The Importance of Granularity in Demand Planning
In this video, we will discuss the importance of granularity in demand planning. We will explain what granularity is, why it is important, and how to get it right.
Demand planning is the process of forecasting future demand and making decisions based on that forecast. The granularity of a demand plan refers to the level of detail at which the demand is forecast.
For example, a demand plan could be forecast at the SKU level, which means that the forecast would be for a specific product, at a specific location, and at a specific time. Alternatively, a demand plan could be forecast at the product family level, which means that the forecast would be for a group of related products.
The level of granularity that is appropriate for a demand plan depends on the decisions that need to be made based on the forecast. For example, if the decision is to determine how much inventory to order, then the demand plan should be forecast at the SKU level. However, if the decision is to determine how much capacity to add, then the demand plan could be forecast at the product family level.
It is important to get the granularity of a demand plan right because if the forecast is too granular, it will be difficult to manage and update. However, if the forecast is not granular enough, it will not be useful for making decisions.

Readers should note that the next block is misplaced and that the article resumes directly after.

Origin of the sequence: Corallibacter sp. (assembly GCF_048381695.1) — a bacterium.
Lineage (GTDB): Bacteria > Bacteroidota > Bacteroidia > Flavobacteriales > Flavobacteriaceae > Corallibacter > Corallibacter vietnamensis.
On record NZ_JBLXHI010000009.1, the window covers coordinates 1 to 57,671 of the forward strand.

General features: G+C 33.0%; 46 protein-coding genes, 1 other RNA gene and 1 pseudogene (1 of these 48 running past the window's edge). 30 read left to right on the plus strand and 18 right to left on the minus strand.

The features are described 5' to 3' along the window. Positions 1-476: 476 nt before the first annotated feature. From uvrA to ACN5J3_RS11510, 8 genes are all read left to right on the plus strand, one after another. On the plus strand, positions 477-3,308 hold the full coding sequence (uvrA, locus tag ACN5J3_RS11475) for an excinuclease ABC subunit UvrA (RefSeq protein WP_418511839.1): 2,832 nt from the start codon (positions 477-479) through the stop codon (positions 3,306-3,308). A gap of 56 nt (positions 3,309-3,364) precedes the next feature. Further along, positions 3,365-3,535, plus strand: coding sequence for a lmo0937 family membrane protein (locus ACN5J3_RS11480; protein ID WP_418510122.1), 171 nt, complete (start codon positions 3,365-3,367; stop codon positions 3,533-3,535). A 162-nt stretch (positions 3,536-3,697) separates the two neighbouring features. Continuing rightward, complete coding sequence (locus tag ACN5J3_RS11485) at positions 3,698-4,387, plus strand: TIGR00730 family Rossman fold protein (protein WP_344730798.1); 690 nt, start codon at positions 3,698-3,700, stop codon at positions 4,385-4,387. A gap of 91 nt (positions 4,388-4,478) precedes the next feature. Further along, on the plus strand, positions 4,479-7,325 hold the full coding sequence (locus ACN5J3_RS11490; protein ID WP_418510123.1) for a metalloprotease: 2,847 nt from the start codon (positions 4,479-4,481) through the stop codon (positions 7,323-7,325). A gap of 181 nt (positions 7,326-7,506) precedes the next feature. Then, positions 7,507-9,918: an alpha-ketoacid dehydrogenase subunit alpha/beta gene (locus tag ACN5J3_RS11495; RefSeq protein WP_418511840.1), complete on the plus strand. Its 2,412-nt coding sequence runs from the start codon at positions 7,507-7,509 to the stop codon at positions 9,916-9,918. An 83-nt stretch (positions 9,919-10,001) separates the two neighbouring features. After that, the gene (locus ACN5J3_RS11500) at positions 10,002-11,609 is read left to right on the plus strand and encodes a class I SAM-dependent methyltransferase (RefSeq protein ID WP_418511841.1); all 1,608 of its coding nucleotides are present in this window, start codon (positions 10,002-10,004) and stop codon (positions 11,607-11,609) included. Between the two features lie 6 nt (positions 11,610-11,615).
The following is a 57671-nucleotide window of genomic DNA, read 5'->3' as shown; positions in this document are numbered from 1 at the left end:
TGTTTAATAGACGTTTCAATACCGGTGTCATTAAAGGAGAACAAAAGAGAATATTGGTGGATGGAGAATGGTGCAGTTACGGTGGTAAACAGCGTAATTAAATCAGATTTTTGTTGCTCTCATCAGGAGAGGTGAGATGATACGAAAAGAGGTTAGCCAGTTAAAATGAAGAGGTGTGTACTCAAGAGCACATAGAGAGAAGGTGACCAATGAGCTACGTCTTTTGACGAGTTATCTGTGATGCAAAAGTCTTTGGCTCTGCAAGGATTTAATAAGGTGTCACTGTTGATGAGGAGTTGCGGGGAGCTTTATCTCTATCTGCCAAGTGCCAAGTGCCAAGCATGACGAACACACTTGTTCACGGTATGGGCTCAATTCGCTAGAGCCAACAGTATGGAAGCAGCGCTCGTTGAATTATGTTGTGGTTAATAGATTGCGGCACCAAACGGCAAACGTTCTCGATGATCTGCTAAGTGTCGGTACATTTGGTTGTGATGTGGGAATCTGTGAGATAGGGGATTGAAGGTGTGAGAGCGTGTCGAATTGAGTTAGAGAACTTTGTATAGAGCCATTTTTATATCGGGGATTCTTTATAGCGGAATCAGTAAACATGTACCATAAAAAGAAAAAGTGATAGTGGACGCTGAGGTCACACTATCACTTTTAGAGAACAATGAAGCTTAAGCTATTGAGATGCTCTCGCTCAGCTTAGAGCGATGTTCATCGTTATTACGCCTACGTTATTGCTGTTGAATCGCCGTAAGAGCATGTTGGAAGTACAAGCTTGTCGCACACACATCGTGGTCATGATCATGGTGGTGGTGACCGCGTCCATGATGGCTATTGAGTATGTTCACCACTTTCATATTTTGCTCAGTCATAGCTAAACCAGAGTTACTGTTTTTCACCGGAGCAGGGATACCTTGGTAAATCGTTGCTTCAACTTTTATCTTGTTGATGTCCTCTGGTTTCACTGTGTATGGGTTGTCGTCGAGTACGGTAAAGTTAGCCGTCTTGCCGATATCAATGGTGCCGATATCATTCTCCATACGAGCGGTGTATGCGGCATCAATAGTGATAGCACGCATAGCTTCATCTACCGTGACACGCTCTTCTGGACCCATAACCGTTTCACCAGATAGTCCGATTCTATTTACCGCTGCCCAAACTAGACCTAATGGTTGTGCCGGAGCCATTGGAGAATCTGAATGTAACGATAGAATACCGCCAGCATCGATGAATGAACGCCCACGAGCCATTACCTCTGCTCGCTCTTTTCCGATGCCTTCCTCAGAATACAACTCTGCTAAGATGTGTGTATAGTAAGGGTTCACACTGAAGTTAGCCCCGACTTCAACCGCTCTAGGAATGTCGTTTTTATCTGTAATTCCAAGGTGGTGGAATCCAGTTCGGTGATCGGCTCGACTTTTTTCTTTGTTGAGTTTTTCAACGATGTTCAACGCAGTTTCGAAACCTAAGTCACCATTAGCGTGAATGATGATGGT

The following are some tips for getting the granularity of a demand plan right:
- Understand the decisions that need to be made based on the forecast.
- Consider the lead times of the supply chain.
- Consider the data that is available.
- Use a forecasting software that can handle different levels of granularity.
So then the third core element. In designing a Demand Planning solution you mentioned was granularity. Can you explain a little bit more about what you mean by granularity. Indeed, getting the granularity right of the Demand Planning model is extremely critical.
So first, let's define what granularity is a little bit and why it's important, right? This might get a bit technical, but in terms of describing a demand plan, there are various what we call the business dimensions of describing the demand plan. So typically a demand plan is described in terms of the product that you're selling to the market, right? Described in terms of the market where you're selling it into: the locations, markets, countries, etc.
Customer segments you're selling to. So customers organizing into various customer segments, groups of customers, etc. Time, when you're selling the product, could be days, weeks, fiscal months, fiscal quarters, fiscal years, etc. So for each of these dimensions, there's various levels at which you're describing the demand at what are called hierarchies.
So a product would be organized into product families. Product families could be product groups, days could be organized into weeks, weeks could be into fiscal months, etc. So these are product and time or dimensions, and these are organized into product hierarchies or time hierarchies, etc. So that's the technical side of it.